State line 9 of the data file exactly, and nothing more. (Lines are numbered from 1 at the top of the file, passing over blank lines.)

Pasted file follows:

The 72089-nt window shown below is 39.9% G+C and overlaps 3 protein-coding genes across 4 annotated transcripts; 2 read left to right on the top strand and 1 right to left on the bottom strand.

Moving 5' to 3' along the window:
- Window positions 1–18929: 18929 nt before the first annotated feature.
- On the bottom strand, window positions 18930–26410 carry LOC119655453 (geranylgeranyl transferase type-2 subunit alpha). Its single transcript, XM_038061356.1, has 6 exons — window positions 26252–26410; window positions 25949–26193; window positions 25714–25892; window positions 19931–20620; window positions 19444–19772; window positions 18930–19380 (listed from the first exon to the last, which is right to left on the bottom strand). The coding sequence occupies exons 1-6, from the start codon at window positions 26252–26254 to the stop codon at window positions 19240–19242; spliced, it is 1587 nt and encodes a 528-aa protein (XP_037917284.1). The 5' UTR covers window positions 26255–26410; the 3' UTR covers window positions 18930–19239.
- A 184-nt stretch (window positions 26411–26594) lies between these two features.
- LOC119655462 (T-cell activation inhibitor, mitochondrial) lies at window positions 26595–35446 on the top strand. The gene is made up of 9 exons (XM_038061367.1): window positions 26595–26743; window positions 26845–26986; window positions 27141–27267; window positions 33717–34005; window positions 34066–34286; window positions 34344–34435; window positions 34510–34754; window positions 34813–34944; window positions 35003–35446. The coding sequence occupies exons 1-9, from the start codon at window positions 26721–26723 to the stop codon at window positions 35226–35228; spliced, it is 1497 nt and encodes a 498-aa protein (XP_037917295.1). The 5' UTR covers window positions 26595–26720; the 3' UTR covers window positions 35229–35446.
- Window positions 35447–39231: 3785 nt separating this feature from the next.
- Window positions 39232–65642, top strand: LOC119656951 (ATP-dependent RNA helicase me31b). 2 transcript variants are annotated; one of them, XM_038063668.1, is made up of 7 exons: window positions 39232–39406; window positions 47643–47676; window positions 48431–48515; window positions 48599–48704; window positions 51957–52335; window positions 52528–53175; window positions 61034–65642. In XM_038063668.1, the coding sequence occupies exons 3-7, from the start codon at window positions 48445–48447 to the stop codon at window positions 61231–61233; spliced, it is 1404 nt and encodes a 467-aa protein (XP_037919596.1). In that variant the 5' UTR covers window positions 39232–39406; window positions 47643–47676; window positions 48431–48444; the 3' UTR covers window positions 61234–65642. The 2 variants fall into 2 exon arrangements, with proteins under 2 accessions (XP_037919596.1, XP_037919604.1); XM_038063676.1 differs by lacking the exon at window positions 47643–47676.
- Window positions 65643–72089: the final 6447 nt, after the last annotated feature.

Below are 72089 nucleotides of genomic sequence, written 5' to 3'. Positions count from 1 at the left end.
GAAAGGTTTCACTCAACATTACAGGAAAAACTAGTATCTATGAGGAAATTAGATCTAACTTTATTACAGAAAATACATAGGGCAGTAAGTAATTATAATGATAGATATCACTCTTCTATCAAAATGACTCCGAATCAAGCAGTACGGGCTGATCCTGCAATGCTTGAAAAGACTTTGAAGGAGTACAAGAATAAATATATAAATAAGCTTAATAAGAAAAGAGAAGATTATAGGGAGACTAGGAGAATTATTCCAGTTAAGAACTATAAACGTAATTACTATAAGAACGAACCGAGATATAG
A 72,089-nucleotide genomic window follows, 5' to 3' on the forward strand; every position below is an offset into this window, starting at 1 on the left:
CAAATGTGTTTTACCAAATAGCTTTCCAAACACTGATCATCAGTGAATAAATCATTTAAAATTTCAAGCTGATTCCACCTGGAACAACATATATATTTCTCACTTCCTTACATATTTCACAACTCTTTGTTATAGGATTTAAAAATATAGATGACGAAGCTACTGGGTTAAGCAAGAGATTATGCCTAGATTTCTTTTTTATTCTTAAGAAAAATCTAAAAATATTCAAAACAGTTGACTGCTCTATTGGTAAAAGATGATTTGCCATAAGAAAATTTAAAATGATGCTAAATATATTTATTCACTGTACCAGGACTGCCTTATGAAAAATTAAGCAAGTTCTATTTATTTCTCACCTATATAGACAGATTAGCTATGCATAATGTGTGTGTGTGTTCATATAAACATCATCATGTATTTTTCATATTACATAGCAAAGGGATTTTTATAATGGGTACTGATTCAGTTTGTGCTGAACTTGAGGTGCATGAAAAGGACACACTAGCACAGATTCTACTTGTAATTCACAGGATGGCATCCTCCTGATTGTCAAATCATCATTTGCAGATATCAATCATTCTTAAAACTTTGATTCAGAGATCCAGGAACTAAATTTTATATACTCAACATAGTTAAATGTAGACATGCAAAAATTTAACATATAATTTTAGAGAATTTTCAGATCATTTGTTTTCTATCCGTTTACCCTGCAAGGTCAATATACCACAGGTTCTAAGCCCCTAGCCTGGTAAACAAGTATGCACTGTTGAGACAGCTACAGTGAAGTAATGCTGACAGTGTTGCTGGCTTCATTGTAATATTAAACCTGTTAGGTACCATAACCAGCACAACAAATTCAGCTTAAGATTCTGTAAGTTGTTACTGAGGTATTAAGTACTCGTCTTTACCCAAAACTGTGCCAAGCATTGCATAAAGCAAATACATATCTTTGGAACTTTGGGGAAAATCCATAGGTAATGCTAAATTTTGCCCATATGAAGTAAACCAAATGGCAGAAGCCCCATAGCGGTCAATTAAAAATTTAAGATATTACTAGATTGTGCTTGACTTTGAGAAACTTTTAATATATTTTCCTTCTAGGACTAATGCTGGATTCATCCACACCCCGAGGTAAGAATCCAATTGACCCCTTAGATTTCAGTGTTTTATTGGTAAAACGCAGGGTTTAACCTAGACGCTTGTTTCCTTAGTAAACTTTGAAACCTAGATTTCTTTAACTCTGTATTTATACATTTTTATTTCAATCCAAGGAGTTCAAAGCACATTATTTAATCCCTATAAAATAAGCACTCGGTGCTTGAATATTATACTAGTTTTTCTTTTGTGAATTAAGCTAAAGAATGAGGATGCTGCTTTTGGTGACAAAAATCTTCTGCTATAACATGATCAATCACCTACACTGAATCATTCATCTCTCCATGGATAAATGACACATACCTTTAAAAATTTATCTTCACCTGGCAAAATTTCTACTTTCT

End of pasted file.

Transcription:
- Window positions 65643–72089: the final 6447 nt, after the last annotated feature.